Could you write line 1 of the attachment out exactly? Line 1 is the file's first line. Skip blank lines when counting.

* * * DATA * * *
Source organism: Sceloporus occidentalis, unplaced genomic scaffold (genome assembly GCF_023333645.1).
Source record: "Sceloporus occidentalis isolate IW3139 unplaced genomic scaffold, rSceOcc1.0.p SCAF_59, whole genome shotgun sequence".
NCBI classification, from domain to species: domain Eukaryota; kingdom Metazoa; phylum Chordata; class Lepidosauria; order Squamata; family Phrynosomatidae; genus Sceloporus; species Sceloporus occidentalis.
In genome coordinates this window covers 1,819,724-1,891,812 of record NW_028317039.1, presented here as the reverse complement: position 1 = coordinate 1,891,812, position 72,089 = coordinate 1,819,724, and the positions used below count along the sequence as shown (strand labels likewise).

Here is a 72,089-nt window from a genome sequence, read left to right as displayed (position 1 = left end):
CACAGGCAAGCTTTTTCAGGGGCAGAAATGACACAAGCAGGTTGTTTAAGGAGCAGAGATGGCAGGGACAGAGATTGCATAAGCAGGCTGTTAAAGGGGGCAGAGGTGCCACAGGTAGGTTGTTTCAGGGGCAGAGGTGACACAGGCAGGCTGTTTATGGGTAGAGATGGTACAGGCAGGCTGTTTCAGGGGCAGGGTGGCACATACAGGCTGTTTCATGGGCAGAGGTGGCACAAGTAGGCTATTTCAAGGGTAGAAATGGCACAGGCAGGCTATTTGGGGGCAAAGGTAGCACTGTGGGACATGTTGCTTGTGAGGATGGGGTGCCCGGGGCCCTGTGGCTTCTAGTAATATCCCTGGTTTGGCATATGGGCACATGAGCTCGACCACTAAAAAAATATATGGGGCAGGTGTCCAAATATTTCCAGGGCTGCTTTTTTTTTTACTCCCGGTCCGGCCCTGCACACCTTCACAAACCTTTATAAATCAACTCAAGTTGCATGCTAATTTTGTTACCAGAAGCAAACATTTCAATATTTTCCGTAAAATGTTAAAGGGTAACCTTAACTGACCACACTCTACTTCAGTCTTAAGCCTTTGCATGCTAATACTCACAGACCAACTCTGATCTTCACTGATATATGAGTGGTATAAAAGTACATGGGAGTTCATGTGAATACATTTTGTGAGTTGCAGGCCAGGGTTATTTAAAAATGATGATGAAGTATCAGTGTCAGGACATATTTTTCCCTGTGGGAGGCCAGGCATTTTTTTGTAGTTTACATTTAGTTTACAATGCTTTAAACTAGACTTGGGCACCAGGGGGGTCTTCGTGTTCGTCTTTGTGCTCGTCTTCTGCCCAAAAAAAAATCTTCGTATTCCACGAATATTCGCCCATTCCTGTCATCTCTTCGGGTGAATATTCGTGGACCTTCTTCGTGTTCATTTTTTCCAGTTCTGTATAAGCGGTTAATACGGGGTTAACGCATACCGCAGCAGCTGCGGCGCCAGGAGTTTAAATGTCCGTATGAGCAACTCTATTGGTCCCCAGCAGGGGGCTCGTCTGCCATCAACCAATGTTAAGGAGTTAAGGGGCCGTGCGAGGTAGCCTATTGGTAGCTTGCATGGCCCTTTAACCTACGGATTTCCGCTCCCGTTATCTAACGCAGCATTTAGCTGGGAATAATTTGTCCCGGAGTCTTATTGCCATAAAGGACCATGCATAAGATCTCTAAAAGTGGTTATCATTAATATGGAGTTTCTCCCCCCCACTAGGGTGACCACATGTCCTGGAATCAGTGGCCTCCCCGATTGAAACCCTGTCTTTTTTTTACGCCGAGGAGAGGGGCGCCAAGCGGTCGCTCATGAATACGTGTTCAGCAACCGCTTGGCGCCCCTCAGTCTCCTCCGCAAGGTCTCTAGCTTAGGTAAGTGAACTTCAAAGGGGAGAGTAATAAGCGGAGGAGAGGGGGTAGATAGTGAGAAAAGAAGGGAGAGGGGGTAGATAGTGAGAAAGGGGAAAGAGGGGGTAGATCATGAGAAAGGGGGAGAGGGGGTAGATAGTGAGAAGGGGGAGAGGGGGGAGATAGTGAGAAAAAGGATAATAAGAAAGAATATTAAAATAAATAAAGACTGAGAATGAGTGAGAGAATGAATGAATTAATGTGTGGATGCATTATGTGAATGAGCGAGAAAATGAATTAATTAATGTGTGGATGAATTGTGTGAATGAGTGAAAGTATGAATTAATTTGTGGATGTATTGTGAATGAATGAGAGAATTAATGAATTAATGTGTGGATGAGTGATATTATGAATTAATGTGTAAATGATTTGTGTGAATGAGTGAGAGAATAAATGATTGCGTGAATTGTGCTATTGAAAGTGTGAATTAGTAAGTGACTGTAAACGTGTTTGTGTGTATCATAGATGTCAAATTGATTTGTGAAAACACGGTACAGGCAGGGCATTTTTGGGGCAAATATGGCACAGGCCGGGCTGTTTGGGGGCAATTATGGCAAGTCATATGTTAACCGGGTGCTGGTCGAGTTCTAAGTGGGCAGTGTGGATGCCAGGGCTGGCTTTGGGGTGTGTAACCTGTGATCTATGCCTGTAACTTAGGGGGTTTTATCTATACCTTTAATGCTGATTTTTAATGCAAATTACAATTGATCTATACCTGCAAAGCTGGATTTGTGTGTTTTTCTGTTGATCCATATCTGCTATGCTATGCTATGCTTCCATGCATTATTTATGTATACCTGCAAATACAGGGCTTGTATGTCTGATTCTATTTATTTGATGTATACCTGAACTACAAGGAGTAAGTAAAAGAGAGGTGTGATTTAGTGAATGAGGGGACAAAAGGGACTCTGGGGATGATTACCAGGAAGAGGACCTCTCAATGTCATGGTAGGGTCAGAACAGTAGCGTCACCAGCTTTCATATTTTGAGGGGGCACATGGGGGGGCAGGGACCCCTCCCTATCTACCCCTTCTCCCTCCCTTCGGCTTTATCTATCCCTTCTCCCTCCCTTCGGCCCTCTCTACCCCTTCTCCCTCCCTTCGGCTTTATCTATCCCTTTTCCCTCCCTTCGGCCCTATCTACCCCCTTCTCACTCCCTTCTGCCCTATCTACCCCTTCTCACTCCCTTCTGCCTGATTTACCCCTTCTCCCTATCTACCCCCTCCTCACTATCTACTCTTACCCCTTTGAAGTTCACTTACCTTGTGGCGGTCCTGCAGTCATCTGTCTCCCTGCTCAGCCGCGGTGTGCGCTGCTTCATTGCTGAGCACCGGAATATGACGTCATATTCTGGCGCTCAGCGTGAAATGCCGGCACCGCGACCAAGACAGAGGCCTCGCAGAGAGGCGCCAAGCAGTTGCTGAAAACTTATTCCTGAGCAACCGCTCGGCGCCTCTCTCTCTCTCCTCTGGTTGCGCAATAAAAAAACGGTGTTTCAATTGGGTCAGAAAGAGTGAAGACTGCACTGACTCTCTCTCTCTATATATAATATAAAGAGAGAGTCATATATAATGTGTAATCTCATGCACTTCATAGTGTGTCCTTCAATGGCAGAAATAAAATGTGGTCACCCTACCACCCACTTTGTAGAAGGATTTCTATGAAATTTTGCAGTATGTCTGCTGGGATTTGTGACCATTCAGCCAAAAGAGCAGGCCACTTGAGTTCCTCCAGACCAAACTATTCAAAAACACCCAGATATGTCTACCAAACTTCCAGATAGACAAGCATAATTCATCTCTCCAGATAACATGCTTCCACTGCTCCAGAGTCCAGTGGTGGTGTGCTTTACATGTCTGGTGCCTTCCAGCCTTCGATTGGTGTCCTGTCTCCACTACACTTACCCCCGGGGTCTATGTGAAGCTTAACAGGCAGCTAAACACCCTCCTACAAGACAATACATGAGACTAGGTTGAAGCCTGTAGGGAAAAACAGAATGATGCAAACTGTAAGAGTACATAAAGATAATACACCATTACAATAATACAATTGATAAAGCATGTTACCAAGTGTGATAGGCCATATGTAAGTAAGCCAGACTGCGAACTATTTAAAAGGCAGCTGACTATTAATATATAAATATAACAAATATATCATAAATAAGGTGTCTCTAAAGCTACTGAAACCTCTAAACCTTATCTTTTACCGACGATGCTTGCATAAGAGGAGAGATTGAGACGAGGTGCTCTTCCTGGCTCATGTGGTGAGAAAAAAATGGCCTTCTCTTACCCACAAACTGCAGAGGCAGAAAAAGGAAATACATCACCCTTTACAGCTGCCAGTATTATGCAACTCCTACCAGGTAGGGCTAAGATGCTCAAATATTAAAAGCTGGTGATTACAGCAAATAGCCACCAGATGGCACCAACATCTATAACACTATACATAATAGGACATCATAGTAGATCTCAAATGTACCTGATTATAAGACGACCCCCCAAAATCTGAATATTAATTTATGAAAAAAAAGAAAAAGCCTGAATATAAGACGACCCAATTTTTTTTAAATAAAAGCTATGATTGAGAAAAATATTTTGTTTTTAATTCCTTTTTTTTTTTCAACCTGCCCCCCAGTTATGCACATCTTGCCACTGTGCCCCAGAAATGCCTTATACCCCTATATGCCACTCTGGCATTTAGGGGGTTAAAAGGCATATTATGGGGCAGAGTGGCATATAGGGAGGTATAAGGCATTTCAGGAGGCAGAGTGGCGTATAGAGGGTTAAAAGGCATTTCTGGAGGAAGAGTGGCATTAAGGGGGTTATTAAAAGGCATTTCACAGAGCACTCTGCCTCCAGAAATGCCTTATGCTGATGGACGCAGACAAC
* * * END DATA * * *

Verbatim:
Source organism: Sceloporus occidentalis, unplaced genomic scaffold (genome assembly GCF_023333645.1).